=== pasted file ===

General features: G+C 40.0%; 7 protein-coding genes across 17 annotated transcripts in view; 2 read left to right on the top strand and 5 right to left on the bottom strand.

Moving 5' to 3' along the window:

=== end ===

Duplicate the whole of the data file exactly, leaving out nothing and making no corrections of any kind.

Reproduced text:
General features: G+C 40.0%; 7 protein-coding genes across 17 annotated transcripts in view; 2 read left to right on the top strand and 5 right to left on the bottom strand.

Moving 5' to 3' along the window: